Thus, the purpose of this study was to evaluate the quantitative amount of Ca(OH) 2 remaining in the single rooted straight canals of mandibular premolars after attempted removal with a combinations of irrigants, rotary instrumentation, CanalBrush, or passive ultrasonics.


   Materials and Methods Top


Twenty-four freshly extracted human mandibular premolar teeth with single root canal were used for this study. None of the teeth had visible root caries, fractures, or cracks on examination with a ×4 magnifying glass; no signs of internal or external resorption or calcification, all had a completely formed apex. Preoperative mesiodistal and buccolingual radiographs were exposed of each root to confirm the canal anatomy. The teeth were verified radiographically as having patent canals with curvatures of <10°. The crowns of the teeth were removed 14 mm from the apex to standardize their length. A size 10 K-file was placed in the canal until it was visible at the apical foramen. The WL was determined by subtracting 1 mm from this measurement. The root canals were instrumented with the ProTaper rotary system (Dentsply Maillefer, Ballaigues, Switzerland) to a size F3 (size 30, 9% taper) instrument as the master apical file. During the preparation, the root canal was irrigated with 2 mL of 2.5% NaOCl solution after each instrument. The irrigant was delivered via a 30 gauge endodontic irrigation needle that was inserted into the canal to the WL. When instrumentation was complete, a final flash was applied using 5 mL of 17% EDTA and 5 mL of 2.5% NaOCl.

The experimental design of splitting the teeth longitudinally was chosen to establish a baseline for measurements. [1],[11] Longitudinal grooves were cut on the buccal and lingual root surfaces without damaging the inner layer of dentine around the canal. Roots were split longitudinally [Figure 1] using a chisel. Canals were gently cleaned of all extraneous debris remnants, and the two halves were then reapproximated. The roots were eliminated from the study if any openings emerged from the dentine remaining along the length of the canals. The teeth were randomly assigned into one experimental group (n = 20), while the remaining teeth served as positive (n = 2) and negative (n = 2) controls. The teeth were reassembled with wires, and the commercially available Ca(OH ) 2 preparation (Apexcal, Ivoclar Vivadent) was placed into each canal via a lentulo spiral to the WL. After this procedure, the reassembled teeth were reinforced with sticky wax. These specimens were stored for 1-week at 37°C in 100% relative humidity. The Ca(OH) 2 medicament was removed with four different techniques. To provide standardization in terms of canal shape and size in all experimental groups,` same 20 teeth were used.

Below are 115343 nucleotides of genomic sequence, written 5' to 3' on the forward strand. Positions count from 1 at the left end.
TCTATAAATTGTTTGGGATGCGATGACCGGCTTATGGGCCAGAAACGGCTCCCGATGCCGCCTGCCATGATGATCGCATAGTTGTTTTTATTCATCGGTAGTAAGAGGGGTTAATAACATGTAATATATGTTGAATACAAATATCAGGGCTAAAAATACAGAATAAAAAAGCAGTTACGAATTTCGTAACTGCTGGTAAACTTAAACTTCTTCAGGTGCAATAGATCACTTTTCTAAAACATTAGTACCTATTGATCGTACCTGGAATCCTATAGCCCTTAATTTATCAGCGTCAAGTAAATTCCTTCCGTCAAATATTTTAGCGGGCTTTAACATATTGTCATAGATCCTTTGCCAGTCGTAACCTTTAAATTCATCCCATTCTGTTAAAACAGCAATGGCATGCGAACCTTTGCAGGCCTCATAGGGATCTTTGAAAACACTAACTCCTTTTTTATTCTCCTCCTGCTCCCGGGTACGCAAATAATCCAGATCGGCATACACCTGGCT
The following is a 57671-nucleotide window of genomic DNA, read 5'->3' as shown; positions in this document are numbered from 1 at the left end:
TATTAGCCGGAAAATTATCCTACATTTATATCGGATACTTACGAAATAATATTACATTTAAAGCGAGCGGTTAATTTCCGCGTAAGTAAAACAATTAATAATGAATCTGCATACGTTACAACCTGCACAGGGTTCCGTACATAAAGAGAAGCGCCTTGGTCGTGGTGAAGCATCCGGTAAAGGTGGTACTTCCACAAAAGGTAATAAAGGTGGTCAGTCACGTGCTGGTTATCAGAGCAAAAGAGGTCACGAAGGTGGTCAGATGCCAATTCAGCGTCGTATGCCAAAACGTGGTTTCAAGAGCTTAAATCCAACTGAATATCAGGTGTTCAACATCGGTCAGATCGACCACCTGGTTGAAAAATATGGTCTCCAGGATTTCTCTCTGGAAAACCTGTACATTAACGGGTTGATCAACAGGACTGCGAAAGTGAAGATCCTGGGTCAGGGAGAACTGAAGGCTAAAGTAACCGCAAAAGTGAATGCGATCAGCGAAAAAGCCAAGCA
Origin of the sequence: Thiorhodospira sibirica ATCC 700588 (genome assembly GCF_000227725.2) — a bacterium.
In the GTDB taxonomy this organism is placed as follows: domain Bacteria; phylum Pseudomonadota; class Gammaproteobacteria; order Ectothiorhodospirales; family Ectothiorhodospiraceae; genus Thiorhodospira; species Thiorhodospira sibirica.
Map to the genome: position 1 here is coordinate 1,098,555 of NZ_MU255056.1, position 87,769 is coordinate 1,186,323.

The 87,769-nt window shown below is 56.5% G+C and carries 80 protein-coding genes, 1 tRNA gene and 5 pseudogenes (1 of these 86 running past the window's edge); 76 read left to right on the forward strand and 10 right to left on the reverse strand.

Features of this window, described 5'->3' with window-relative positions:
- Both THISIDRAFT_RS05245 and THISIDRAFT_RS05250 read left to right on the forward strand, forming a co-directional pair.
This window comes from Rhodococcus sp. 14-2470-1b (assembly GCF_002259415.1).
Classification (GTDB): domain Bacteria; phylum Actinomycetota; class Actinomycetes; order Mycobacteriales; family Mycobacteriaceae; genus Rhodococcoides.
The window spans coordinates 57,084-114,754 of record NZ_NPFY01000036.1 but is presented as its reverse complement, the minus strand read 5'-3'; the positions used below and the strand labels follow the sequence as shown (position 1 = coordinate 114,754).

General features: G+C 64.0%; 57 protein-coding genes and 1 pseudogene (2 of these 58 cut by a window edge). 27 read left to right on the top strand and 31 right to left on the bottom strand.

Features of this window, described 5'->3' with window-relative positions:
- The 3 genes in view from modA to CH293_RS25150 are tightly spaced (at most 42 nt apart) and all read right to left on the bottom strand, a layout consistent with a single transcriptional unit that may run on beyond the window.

Figure 1: Longitudinal sectioning of the roots showing residual calcium hydroxide

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In Group I, root canals were irrigated with 5 mL of 2.5% NaOCl, filed manually with a size F3 instrument, irrigated with 5 mL of 17% EDTA and received a final flush with 5 mL of 2.5% NaOCl followed. In Group II, the canals were irrigated with 5 mL of 2.5% NaOCl and a ProTaper F3 instrument was used in an electric motor (Endomate DT, NSK Nakanishi Inc., Tochigi, Japan) driven at 250 rpm and with a torque of 1.6 N/cm, and received a final flush with 5 mL of 2.5% NaOCl. In Group III, the root canals were irrigated with 5 mL of 2.5% NaOCl and a piezoelectronic unit (NSK Varios 750; Nakanishi, Inc., Tochigi, Japan) using a size 15 Varios U file (Nakanishi, Inc., Tochigi, Japan) was inserted to the WL and activated for 30 s in each canal. The final flush was with 5 mL of 2.5% NaOCl. In Group IV, root canals were irrigated with 5 mL of 2.5% NaOCl, and a medium-sized CanalBrush was placed in a slow-speed handpiece (600 rpm) and advanced to the WL. A circumferential motion was made with the CanalBrush for 30 s, and a final irrigation of 5 mL of 2.5% NaOCl was used. The negative control (n = 2) did not receive Ca(OH) 2 material, and the positive control (n = 2) received intracanal dressing, but no subsequent removal.

After each technique, the canals were dried with paper points. The roots were disassembled, and digital photographs were taken. Digital images were imported into Image Analyzer Software (Image Pro Plus Version 4.1.0.0) [Figure 2] and the amount of residual Ca(OH) 2 on the canal walls was measured in mm 2 and recorded as a percentage of the overall canal surface area. Between the different removal procedures, all residual Ca(OH) 2 was removed from the canals with brushes and air under high pressure with the aid of a dental operating microscope. This allowed the same teeth to be used multiple times. One-way analysis of variance with post-hoc Tukey test was used for statistical analysis for collected data at a 95% confidence level (P < 0.001).
Figure 2: Image analysis software used to calculate residual calcium hydroxide

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   Results Top


The percentage of residual Ca(OH) 2 on the root canal walls is shown in [Table 1] and [Figure 3]. The mean amount of Ca(OH) 2 remaining was highest with respect to Group I followed by Group II and Group III. The lowest was seen with Group IV. Groups III and IV, while not different from each other, removed significantly more Ca(OH) 2 than the other two techniques. There is no significant difference between Groups I and II. Positive controls showed complete coverage of the canal walls with Ca(OH) 2 densely packed remnants in the canals as opposed to the negative controls.